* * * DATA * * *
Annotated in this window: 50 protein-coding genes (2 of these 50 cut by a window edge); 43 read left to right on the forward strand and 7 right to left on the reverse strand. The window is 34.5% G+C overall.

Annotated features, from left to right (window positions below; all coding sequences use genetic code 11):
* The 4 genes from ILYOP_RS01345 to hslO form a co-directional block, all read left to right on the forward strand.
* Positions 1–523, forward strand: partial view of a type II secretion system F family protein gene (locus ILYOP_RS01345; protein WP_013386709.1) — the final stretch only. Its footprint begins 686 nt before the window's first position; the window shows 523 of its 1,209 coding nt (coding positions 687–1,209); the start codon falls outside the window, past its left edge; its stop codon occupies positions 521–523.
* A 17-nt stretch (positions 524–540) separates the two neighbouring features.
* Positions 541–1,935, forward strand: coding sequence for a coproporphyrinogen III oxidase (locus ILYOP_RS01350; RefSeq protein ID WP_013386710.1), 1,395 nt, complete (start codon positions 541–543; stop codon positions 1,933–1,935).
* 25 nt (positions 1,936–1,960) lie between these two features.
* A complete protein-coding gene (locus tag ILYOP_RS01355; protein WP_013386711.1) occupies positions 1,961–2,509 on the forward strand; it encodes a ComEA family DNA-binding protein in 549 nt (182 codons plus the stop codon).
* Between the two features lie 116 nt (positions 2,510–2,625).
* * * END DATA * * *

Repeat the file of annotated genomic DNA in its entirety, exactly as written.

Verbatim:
Annotated in this window: 50 protein-coding genes (2 of these 50 cut by a window edge); 43 read left to right on the forward strand and 7 right to left on the reverse strand. The window is 34.5% G+C overall.

Annotated features, from left to right (window positions below; all coding sequences use genetic code 11):
* The 4 genes from ILYOP_RS01345 to hslO form a co-directional block, all read left to right on the forward strand.
* Positions 1–523, forward strand: partial view of a type II secretion system F family protein gene (locus ILYOP_RS01345; protein WP_013386709.1) — the final stretch only. Its footprint begins 686 nt before the window's first position; the window shows 523 of its 1,209 coding nt (coding positions 687–1,209); the start codon falls outside the window, past its left edge; its stop codon occupies positions 521–523.
* A 17-nt stretch (positions 524–540) separates the two neighbouring features.
* Positions 541–1,935, forward strand: coding sequence for a coproporphyrinogen III oxidase (locus ILYOP_RS01350; RefSeq protein ID WP_013386710.1), 1,395 nt, complete (start codon positions 541–543; stop codon positions 1,933–1,935).
* 25 nt (positions 1,936–1,960) lie between these two features.
* A complete protein-coding gene (locus tag ILYOP_RS01355; protein WP_013386711.1) occupies positions 1,961–2,509 on the forward strand; it encodes a ComEA family DNA-binding protein in 549 nt (182 codons plus the stop codon).
* Between the two features lie 116 nt (positions 2,510–2,625).